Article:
Failure to write a comprehensive endoscopy report that addresses the clinical question
Despite variations in endoscopy reporting software, most generally utilise mandatory automated fields with accompanying free text options. Report writing is an essential aspect of the procedure completed at the end of the case. Multiple potential distractors relate to transferring the patient from the procedure room and getting the next patient in. This is often compounded by the endoscopist tending to many tasks simultaneously (dual-task interference) and endoscopist fatigue after a demanding case. It is clear to see how errors can creep in. High-quality data entry into the endoscopy report enables us to accurately measure patient outcomes, supporting safety and quality measures.24 Critical aspects of endoscopy reporting are summarised in the information box below (figure 4).
Figure 4 | Critical aspects of endoscopy reporting.
Separately, the endoscopy report is a crucial medical document and a surrogate marker of the quality of the procedure. Established guidance exists on what constitutes an effective endoscopy report, and high-quality photo-documentation of important landmarks and pathology is essential.15, 25 This is particularly important when examining aspects of colonoscopy quality, such as PCCRC. It is important to identify if a lesion was ‘missed’ at colonoscopy or if accelerated cancer pathways might account for interval cancers.
The endoscopy report should accurately reflect the case, including patient tolerance, sedation strategy, colonoscope subtype and adjuncts, and any technical difficulties encountered and how they were overcome - all of which may inform any subsequent colonoscopy. The target audience should be considered, and communication should be adapted as the patient, the primary care doctor, and the referring clinician will receive the report.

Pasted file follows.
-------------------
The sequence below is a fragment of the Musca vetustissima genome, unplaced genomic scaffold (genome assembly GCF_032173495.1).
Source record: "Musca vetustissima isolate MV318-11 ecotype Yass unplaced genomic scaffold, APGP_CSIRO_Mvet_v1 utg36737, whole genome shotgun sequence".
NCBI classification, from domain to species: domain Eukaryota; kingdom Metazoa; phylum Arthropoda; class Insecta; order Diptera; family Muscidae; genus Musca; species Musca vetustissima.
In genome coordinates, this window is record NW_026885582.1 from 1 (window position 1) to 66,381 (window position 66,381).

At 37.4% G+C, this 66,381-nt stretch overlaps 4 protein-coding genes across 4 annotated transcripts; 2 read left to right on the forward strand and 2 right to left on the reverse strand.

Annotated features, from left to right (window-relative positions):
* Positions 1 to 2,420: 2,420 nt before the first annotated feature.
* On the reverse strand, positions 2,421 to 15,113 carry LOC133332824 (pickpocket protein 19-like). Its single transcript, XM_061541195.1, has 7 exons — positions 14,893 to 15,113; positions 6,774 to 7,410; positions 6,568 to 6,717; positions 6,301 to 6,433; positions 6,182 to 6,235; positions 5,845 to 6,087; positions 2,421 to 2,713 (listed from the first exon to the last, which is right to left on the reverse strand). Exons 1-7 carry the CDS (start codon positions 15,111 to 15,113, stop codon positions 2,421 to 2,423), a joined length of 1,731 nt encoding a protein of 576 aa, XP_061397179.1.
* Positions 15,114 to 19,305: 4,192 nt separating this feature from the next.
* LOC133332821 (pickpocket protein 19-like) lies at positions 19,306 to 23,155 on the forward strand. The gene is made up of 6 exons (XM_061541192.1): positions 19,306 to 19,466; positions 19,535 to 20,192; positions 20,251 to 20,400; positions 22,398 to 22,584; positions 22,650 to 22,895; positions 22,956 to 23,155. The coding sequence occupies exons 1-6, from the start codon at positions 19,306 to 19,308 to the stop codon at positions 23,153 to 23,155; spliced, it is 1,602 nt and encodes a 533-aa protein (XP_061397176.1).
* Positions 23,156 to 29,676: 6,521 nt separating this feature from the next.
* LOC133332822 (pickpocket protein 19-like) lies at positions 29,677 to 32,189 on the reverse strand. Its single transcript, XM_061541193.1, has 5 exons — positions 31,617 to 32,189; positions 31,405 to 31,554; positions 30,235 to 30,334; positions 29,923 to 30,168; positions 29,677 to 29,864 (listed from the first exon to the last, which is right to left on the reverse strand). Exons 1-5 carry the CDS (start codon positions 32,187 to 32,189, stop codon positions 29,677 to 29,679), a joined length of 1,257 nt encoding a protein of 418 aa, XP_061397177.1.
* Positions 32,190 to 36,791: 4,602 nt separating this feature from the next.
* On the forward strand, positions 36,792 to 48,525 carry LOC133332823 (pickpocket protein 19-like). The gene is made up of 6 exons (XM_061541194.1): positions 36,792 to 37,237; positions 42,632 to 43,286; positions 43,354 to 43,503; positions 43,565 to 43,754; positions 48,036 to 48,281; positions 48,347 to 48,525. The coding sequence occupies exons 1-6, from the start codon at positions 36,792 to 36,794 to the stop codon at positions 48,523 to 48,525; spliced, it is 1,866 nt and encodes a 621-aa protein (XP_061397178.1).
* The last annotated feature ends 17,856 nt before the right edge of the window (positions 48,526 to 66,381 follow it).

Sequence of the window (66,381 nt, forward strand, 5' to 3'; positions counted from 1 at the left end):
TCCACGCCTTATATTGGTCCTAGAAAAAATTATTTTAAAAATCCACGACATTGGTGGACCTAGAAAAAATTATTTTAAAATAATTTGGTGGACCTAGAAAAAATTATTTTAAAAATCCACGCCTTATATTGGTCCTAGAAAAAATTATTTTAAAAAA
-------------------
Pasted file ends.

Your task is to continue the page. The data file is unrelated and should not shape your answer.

The endoscopist should ensure that the endoscopy report addresses the clinical question for that patient and is not solely a technical report. To this end, a clinical diagnosis, histology results, management of anticoagulant agents, an indication of next steps and clarity around any subsequent surveillance procedures should be included where feasible.
Most importantly, the report should read as a stand-alone document where the clinical indications, relevant comorbidity, endoscopic diagnoses, and subsequent management is transparent such that should the patient present at another unit with a post-procedural complication, all the information is readily available from the endoscopy report. It should also be remembered that the report may have to be referred to in medico-legal cases. Care and attention should be given to ensure the report reflects the clinical episode, all the findings, and limitations.
In summary, colonoscopy is a complex procedure, and errors in endoscopy will occur. A focused consideration of technical and non-technical skills can reduce the incidence of avoidable mistakes and positively impact colonoscopy patient safety and quality.
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